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Statement on DOE Secretary Lotilla’s high-cost, low-ambition energy transition pronouncements

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In a BusinessWorld Insights forum last week, Department of Energy (DOE) Secretary Raphael Lotilla said that the transition to renewable energy will not happen “overnight.” While this is a statement that surely no one will contest, it cannot be used to dismiss demands from communities and civic movements for greater ambition for the energy transition. It is extremely disappointing to hear pointless quips from the government agency that should be driving the country’s energy transition, in accordance with President Marcos Jr. directive that “renewable energy is the way forward.”

We remind Sec. Lotilla that the concurrent climate and energy crises we are experiencing demand an urgent and just transition to renewable energy. The administration’s plan to have a 35% share of RE in the power mix by 2030, as stated by the President in his recent SONA, simply lacks the high ambition required to address these crises.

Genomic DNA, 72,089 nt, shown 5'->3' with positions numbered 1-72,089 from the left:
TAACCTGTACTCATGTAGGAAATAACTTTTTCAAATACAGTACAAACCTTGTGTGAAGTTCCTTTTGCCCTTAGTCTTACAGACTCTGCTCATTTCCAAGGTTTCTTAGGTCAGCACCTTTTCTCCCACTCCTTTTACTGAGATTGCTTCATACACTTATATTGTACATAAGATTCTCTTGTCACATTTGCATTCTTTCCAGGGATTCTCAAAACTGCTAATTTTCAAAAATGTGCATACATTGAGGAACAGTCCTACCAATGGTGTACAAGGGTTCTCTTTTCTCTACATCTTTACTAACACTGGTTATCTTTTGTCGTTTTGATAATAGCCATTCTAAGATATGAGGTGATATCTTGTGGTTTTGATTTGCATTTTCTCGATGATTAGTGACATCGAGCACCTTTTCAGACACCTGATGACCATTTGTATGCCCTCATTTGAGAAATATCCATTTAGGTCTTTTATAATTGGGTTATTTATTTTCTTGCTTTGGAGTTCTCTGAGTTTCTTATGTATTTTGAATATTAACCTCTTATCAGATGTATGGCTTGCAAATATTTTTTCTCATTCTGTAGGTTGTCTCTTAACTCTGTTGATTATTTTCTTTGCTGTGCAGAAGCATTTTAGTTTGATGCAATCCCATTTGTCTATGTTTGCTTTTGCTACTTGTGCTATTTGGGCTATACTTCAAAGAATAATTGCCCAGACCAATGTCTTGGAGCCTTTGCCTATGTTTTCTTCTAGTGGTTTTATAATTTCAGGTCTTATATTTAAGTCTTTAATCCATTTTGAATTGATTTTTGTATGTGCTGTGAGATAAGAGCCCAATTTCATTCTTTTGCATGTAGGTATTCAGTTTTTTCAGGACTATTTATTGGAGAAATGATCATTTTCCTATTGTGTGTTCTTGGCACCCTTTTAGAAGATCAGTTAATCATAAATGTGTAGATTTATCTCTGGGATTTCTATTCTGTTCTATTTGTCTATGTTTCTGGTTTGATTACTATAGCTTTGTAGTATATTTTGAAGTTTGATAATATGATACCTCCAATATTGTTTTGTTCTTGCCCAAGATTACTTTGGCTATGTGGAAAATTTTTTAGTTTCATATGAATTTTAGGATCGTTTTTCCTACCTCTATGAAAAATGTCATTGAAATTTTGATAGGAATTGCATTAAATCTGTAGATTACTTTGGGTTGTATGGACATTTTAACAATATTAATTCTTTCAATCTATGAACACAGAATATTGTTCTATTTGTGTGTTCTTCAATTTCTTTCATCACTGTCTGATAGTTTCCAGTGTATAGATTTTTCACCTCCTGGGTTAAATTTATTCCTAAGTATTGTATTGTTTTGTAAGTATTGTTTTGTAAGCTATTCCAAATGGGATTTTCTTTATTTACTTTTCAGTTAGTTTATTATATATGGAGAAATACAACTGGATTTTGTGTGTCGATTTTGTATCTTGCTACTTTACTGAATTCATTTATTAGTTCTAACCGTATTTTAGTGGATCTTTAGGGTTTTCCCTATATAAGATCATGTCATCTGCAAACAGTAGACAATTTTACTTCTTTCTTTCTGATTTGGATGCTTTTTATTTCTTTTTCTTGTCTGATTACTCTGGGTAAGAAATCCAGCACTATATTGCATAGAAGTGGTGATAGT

The DOE itself, in partnership with the US Agency for International Development (USAID), published a 2018 study called GREENING THE GRID: Solar and Wind Grid Integration Study for the Luzon-Visayas System of the Philippines, which asserts that a 50 percent RE-powered system by 2030 is possible. This was way before various enabling policies like the Green Energy Auction Program (GEAP) and distributed energy resources (DER) came into the picture. A Climate Analytics report published in 2022 also notes that the Philippines needs to raise its ambition to a renewable energy share of at least 80% by 2030 if it wants to align with the 1.5 degree C climate imperative.

The DOE, through the GEAP, already oversaw the addition of winning bids totaling almost 5.5 GW of renewable energy projects slated to go online this year until 2026. But whatever optimism this progress inspires will be muted against the backdrop of the continued operation and even expansion of the fossil fuel industry in the country, including massive expansion plans for fossil gas and the non-implementation of a stringent coal moratorium, with no coal phase-out plans and policies.

Gas, the fossil fuel of choice for the Marcos Jr. administration, still faces supply shortages and record-high market prices caused by geopolitical and economic issues. Sec. Lotilla himself said earlier this year that fossil gas would result in expensive household electricity prices. Nuclear, another false energy solution, requires too much money, time, and resources to be deployed. Backing these technologies will only subject consumers to expensive energy while also worsening environmental concerns. Instead, the DOE and the administration should hasten the advance of RE to a minimum of 50% by the end of the decade.

Raise the ambition, onward to a 100 percent renewable energy!

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